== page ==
It was Willie Mays and Pitcher Jack Sanford who wrecked the Dodgers in the first game. Mays, demoted to the fifth spot in the batting order, was undisturbed. "You don't have to worry about OF Willie," Dark said before the game. "You can play him anywhere and he's all for it." Willie was certainly all for Dodger Pitcher Stan Williams' curve ball in the third inning. He hit it into the bleacher seats in left field to score two runners ahead of him, and that was that. The Giants kept on making runs, and Sanford was superb in winning his 20th game of the year. Not only did the Giants hit the ball harder, and score more often than the Dodgers, they had the best duck callers. Quacking expertly in the Giant dressing room after the game were Pitcher Billy O'Dell and Catcher Ed Bailey—both serious off-season hunters.
One game does not win a series, but the Dodgers suddenly were in serious trouble. Manager Walt Alston had no choice but to call on Rookie Pete Richert, back from the minors after his recovery from a damaged arm. His job, according to Alston, was to go as far as he could in the second game in hopes that it would be late in the game when he faltered. Then one of the Dodger relief pitchers could take over.
"The thing to do," said Giant Pitcher Billy Pierce, "is win the first three games, then take our chances on the last one." It was Pierce whom Manager Dark called on to win the second game. With his pitching opponent the young Richert, and Ron Perranoski alone in the injury-riddled Dodger bullpen, the Giants' prospects were excellent. But Pierce, who usually pitches with four days of rest, started this time with only three. He shouldn't have. This was one game when the Dodger sprinters came alive.
In the first inning Willie Davis, deeply embarrassed by his failure to score a runner from third with a squeeze, was on first base when Tommy Davis singled. It was quite obvious that Willie had no intention of taking the customary two bases on the hit and run. He wanted it all. What Willie Davis didn't realize was that this is not ordinarily done in the big leagues, especially with a player like Willie Mays fielding the ball in center field. What other people didn't realize was that Willie Davis is the fastest runner ever to wear a major league uniform. Mays, realizing what Davis was up to, came on smartly. Third Base Coach Leo Durocher stood tall and straight, with arms raised above his head—in the stop-here signal. Before Durocher's grin faded from his face, Davis had passed the coach and crossed home plate well ahead of the ball. So unsettled was Pierce by the sight of a runner simply outrunning a well-thrown ball that he gave up two more runs in the inning.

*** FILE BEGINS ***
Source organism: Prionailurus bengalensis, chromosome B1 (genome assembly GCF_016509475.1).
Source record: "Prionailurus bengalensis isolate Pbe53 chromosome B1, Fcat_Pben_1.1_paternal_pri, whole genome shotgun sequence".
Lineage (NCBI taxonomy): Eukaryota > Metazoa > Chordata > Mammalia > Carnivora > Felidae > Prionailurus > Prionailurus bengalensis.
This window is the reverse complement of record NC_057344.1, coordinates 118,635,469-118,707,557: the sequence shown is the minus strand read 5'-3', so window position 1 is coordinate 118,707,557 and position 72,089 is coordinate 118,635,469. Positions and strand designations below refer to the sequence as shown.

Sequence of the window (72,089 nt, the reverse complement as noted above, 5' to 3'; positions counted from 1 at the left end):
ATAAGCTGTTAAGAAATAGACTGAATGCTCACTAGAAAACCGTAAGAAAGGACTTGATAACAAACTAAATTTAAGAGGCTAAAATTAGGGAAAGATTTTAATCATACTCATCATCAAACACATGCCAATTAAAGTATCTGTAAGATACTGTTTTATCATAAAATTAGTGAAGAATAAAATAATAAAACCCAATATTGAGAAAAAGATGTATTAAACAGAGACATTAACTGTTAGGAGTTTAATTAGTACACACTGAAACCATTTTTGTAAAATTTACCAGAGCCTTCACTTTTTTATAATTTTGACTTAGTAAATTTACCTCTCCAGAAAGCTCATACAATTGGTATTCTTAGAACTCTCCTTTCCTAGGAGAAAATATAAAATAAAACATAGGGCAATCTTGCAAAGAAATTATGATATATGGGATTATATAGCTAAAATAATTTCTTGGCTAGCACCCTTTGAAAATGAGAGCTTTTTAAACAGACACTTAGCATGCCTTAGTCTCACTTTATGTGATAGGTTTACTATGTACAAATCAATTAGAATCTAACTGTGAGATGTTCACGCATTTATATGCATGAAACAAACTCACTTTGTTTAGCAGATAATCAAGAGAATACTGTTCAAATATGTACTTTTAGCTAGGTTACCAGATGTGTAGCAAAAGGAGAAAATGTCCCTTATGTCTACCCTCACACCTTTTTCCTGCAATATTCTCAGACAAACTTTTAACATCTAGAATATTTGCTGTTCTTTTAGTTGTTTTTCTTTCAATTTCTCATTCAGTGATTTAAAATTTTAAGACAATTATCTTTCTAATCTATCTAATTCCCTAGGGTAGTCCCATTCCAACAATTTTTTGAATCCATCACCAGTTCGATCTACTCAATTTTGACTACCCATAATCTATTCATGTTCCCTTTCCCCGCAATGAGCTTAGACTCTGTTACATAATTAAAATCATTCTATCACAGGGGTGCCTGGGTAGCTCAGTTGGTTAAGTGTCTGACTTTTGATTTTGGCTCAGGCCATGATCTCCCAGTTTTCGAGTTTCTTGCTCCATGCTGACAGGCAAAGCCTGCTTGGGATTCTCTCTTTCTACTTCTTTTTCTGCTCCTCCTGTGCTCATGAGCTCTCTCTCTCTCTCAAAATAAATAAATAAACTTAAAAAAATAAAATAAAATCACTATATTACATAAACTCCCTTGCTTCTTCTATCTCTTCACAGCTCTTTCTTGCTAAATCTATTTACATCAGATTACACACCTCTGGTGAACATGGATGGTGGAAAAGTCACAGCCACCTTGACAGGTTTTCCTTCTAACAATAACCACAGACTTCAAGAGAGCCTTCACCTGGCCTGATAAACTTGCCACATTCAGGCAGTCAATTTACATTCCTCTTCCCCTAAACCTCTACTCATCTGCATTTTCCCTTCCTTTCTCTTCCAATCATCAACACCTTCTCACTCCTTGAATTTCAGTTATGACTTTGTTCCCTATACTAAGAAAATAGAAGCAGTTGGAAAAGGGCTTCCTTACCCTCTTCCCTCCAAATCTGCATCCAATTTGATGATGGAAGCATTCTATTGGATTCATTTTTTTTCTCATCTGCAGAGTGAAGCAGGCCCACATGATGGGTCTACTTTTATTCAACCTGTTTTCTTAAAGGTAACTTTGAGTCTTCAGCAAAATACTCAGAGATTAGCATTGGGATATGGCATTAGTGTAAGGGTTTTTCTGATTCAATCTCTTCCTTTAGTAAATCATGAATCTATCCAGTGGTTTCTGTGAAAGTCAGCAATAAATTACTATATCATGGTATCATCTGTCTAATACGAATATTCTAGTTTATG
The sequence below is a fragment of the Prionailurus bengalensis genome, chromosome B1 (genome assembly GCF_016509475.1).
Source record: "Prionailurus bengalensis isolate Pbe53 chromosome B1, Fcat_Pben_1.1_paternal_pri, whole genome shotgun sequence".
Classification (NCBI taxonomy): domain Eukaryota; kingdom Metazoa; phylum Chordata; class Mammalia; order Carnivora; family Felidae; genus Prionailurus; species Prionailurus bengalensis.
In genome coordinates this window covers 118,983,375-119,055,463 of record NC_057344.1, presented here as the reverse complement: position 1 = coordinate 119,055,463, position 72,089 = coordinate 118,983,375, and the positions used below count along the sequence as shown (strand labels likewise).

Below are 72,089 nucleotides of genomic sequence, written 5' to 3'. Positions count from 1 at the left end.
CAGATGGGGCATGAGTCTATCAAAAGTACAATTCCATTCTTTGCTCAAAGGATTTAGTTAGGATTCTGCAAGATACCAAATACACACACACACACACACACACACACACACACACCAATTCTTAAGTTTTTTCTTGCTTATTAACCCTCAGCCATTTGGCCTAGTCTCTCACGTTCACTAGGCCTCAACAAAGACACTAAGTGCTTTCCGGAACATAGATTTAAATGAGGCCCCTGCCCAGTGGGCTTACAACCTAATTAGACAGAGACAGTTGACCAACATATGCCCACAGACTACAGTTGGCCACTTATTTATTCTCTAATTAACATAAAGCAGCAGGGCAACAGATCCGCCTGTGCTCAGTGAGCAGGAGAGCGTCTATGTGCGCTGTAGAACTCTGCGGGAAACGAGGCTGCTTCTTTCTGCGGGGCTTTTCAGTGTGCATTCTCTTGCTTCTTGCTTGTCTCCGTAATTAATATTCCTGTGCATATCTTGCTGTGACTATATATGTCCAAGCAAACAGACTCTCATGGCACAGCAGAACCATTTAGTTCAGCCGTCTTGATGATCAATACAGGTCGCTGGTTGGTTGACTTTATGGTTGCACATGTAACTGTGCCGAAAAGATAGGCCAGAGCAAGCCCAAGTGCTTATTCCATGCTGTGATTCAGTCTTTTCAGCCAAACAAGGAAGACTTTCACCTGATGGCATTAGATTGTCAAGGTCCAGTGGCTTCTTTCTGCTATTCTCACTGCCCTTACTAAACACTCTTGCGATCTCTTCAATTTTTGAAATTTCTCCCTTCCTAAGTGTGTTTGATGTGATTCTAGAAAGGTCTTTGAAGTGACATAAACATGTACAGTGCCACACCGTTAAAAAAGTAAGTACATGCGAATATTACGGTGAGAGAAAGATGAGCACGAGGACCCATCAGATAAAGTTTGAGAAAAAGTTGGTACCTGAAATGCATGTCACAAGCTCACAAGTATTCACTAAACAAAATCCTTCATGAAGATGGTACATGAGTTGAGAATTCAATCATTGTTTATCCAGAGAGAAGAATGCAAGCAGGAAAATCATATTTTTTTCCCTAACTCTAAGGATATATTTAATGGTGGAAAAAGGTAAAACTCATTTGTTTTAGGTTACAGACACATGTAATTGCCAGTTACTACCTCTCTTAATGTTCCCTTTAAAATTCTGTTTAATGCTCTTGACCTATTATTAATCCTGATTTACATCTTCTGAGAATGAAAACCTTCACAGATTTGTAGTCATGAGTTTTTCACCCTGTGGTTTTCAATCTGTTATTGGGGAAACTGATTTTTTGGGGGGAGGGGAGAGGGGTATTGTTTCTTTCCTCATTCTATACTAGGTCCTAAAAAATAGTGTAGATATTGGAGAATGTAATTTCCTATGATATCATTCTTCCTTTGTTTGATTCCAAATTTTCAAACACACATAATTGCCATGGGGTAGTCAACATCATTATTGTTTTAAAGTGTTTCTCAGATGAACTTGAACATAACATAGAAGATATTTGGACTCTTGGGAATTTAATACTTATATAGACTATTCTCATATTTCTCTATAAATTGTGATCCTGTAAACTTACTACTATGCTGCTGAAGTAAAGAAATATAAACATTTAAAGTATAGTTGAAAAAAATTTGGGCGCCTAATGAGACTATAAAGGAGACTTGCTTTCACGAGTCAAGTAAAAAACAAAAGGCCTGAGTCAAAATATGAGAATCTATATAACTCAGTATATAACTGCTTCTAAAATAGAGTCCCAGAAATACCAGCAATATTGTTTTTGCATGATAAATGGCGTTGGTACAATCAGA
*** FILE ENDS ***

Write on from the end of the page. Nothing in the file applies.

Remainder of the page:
Certain things are expected of catchers. They must be strong and fearless and patient. It helps if they can hit an occasional long ball. But stealing bases is not one of their prerequisites. Billy Pierce, who has been in both major leagues and well knows what catchers don't do, took a leisurely wind-up, with Dodger Catcher John Roseboro on third base. As Roseboro explained it later, "When I was young I had a pretty good motor. If them pitchers make a mistake, well, shame on them." Roseboro stole home, his second such felony within a week.
Richert, meanwhile, had done his job and held the Giant power hitters in check until the fifth inning. Alston would have liked the young pitcher to go an inning or so more, Perranoski being the only one around to help out. But when Richert lost all rapport with the strike zone Alston had no choice. In came Perranoski.
The Giants came within a run of catching the Dodgers in the last inning, but Perranoski struck out Mays on a full count. Cepeda took two quick strikes, and the Dodger relief pitcher threw a slider. Only it didn't slide. It sailed over the inside corner, surprised Perranoski, surprised Cepeda and delighted 51,500 Dodger fans.
Now the series was even, but in the third game the Dodgers had to face Juan Marichal, who throws a slider, fast ball, curve, screwball, changeup and one pitch he has no name for. The Dodger batters were completely impartial in the matter. They didn't hit any of them very well.
Dodger starter Johnny Podres pitched well, too, but a nerve-racking second inning (he loaded the bases with no outs and retired the side without a score) "took too much out of me," he said afterward. Willie Mays, who does not have a reputation for pampering tired Dodgers, doubled twice and singled once to drive in two runs. "I threw him good pitches, too," said Podres with a shrug. "But you pay a guy $90,000 and he's supposed to hit good pitches."
Now the Giants had only to beat Don Drysdale in the last game to win the series. Beating Drysdale, however, is a thing few pitchers have been able to do this year. The big right-hander is paid $35,000 annually to make sure vital games go into the books as Dodger wins. Twenty-three times this season he has imposed this condition on opponents.